Here is a screencast for Chart 4-3 (p. 99), about making negative sentences with the present progressive.

And here is a screencast for Chart 4-4 (p. 102), about making questions with the present progressive.

After you study the charts and listen to the screencasts, please do exercises 12 (pp. 99-100) and 15 (p. 102) for homework.

Saturday, March 9, 2013

Daylight Savings Time Begins

Tomorrow morning at 2 a.m., we lose one hour as we turn our clocks forward to Eastern Daylight Time. Most timepieces and computers do this automatically, but you may need to change your watch or clock yourself. You can do this before you go to bed tonight, or after you wake up tomorrow morning. Don't be late to class on Monday!

Friday, March 8, 2013

The Present Progressive Tense (BEG 4-1)

Here is a link to the screencast for Chart 4-1, BE + -ING: The Present Progressive Tense.

Please watch the screencast and study the chart on page 92 of your book. We will do the exercises in class on Monday.

Spelling Rules for VERB + ING (BEG 4-2)

Here is a link to the screencast for Chart 4-2, Spelling of -ING

Watch the screencast and study the chart on page 97 of your book. We will do the exercises in class on Monday. The present participle (V+ing) form of all verbs is regular, but you need to know how to spell it, so you must memorize these four spelling rules. 

Wednesday, March 6, 2013

(Mostly) Irregular Past Tense Forms

The first video models the simple and past forms of common irregular verbs. 

This 6-minute video works like flashcards. First, you see the simple form of a verb. You say or write the past form. Then you see the past form on the screen. There are some irregular verbs that are not in the 7 groups in BEG, and there are a few regular verbs (to keep you on your toes).

Saturday, March 2, 2013

Podcast: Talking About Food

Listen to this week's podcast, and find out what's in my refrigerator, what's on my shopping list, and what's for dinner tonight.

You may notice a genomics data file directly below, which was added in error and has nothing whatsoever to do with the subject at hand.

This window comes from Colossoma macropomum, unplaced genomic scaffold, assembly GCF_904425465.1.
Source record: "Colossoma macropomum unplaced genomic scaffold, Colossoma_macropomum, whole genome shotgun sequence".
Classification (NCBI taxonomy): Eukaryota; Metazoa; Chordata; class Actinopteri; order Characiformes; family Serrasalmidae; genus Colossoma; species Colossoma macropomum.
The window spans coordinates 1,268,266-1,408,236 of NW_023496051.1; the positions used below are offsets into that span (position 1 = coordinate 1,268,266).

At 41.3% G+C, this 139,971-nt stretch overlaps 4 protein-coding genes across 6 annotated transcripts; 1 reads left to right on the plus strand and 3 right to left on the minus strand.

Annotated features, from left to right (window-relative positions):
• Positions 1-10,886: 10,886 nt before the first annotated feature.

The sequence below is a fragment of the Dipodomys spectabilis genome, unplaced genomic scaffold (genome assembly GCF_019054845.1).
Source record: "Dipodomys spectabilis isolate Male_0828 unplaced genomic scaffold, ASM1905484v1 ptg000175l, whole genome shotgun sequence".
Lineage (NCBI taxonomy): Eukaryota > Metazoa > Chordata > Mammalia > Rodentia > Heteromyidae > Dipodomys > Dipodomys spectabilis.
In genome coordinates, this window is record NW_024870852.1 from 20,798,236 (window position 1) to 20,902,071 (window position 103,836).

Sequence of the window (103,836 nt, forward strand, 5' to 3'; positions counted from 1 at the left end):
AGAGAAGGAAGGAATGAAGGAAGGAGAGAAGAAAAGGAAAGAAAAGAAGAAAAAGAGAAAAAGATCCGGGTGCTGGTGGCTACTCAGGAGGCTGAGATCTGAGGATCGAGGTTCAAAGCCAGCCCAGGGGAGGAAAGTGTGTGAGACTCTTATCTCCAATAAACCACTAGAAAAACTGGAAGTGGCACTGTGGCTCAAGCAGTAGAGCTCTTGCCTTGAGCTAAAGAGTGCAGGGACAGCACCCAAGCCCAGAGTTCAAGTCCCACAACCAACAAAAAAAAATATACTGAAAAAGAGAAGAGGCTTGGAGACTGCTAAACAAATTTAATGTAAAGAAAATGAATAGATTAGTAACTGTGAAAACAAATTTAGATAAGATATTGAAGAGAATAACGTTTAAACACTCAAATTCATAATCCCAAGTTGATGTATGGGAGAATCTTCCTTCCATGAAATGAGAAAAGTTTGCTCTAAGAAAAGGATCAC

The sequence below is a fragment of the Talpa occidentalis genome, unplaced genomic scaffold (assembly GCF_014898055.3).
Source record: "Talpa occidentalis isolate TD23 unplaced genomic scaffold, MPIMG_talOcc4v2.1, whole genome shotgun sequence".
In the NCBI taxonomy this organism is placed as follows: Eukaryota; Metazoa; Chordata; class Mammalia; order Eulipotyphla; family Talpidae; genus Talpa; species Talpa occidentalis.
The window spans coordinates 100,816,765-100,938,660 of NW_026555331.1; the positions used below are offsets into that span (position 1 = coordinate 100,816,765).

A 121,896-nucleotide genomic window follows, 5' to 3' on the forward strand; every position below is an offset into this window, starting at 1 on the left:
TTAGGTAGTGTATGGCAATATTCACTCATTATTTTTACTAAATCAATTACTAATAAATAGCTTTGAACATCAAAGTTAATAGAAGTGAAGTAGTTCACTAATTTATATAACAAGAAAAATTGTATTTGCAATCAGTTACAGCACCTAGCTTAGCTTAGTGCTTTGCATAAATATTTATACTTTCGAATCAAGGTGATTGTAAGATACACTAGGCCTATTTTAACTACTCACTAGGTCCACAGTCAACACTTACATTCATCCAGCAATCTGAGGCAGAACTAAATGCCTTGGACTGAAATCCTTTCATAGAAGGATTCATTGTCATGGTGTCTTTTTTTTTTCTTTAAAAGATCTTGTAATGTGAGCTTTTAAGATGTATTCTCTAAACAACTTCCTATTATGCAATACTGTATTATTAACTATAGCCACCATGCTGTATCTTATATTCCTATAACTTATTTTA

Here's the script, with the count nouns in blue and the noncount nouns in red:

Hello, and welcome to the 001 podcast. This is Nina Liakos, and today I’d like to talk about food. In class this week, we studied count and noncount nouns. We also learned how to use the words A, AN, THE, MUCH, MANY, A LITTLE, A FEW, A LOT OF, SOME, and ANY with count and noncount nouns. Talking about food is a good way to practice these things, because many foods—but not all—are noncount nouns.

There isn’t much food in my refrigerator today.  There are some eggs and some almond milk. There’s a head of lettuce. There are a few tomatoes, half a cucumber, some carrots, some celery, a kiwi, an apple, a grapefruit, a very ripe banana, and some lemons. There’s some bread, and I made a pot of bean soup this morning. We had some soup for lunch, but there’s a lot of soup left.  We will eat it this week. There’s some garlic and there’s some cheese, some yogurt, some butter, some margarine, and some sliced turkey. My husband likes to eat turkey sandwiches for lunch.

We need to go grocery shopping! This is what we need to buy: a bag of onions,  some spinach, one or two bunches of  kale, and a head of green cabbage;  a lot of fruit—probably kiwis, grapefruit, apples, and a bunch of bananas. My husband wants some feta cheese, my daughter wants some blueberry muffins for breakfast, and I want some hummus. I love to eat celery with hummus.

What’s for dinner tonight? Maybe a quinoa salad.  You mix some quinoa with lightly cooked carrots, broccoli, and peas. Mix in some chopped tomato and cucumber, and add some nuts and dried fruit, like raisins, cranberries, or chopped apricots. Make a dressing with some olive oil, lemon juice, salt, and pepper. It’s really good!

That’s all for today. Thanks for listening!


Here is a video about using some and any.  It's in British English, so it uses the word rubber for eraser. Also, remember that it's OK to use some in questions.

You can learn some words for different kinds of fruit in this video:

They are not pronounced for you, but if you don't know how to pronounce them, look them up in your dictionary!

If your favorite fruits are not named here, look them up in an Arabic - English dictionary (or use Google Translate) and learn them.